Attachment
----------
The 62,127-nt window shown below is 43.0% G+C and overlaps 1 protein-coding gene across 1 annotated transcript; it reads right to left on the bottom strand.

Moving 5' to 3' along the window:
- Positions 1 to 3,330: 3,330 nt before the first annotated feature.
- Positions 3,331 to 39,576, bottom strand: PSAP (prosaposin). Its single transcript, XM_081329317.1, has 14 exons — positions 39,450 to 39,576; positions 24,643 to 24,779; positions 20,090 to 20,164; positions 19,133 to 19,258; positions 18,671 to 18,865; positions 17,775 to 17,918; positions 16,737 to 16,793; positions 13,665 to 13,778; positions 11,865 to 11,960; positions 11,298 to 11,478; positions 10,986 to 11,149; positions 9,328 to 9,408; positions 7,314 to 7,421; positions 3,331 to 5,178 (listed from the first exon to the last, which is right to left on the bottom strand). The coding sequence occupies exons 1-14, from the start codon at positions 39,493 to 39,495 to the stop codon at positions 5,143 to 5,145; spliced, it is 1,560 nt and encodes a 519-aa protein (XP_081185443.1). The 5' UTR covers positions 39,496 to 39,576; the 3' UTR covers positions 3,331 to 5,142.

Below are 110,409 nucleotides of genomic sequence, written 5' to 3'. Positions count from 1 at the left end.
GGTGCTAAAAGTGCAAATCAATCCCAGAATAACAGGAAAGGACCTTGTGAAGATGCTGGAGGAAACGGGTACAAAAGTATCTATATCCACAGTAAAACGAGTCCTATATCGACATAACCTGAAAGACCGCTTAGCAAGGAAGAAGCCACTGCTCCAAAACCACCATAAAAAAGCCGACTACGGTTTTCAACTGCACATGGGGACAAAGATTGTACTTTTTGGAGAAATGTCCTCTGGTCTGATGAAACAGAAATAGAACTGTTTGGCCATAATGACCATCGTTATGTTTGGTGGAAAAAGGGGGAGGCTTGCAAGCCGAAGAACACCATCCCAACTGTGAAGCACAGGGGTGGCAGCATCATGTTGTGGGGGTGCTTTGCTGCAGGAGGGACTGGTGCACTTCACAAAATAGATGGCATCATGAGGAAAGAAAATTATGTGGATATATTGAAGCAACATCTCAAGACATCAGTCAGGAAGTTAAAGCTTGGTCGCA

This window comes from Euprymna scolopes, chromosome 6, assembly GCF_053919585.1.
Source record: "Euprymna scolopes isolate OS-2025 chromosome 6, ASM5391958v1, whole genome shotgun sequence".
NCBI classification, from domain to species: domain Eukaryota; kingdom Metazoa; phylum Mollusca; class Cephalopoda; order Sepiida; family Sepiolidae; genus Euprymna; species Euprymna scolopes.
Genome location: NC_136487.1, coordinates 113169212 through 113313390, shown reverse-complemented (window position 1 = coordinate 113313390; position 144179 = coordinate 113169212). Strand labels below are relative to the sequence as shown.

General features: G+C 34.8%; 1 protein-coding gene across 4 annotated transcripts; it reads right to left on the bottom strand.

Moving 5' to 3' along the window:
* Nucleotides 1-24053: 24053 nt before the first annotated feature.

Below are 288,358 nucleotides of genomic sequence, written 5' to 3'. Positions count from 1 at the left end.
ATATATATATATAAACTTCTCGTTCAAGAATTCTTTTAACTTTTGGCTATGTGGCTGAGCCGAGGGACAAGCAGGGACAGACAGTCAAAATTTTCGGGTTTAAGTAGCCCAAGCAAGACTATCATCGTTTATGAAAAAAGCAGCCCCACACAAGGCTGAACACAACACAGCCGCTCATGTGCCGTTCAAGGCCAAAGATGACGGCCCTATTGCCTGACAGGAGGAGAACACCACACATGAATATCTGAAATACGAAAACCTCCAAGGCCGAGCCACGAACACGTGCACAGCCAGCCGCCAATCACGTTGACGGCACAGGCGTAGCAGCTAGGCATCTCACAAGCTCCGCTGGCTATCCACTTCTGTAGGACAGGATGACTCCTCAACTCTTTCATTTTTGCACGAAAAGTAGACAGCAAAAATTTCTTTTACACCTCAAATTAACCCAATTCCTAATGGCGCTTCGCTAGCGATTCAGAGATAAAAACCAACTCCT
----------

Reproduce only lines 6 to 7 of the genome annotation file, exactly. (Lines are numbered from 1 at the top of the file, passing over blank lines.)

GGTGCTAAAAGTGCAAATCAATCCCAGAATAACAGGAAAGGACCTTGTGAAGATGCTGGAGGAAACGGGTACAAAAGTATCTATATCCACAGTAAAACGAGTCCTATATCGACATAACCTGAAAGACCGCTTAGCAAGGAAGAAGCCACTGCTCCAAAACCACCATAAAAAAGCCGACTACGGTTTTCAACTGCACATGGGGACAAAGATTGTACTTTTTGGAGAAATGTCCTCTGGTCTGATGAAACAGAAATAGAACTGTTTGGCCATAATGACCATCGTTATGTTTGGTGGAAAAAGGGGGAGGCTTGCAAGCCGAAGAACACCATCCCAACTGTGAAGCACAGGGGTGGCAGCATCATGTTGTGGGGGTGCTTTGCTGCAGGAGGGACTGGTGCACTTCACAAAATAGATGGCATCATGAGGAAAGAAAATTATGTGGATATATTGAAGCAACATCTCAAGACATCAGTCAGGAAGTTAAAGCTTGGTCGCA

This window comes from Euprymna scolopes, chromosome 6, assembly GCF_053919585.1.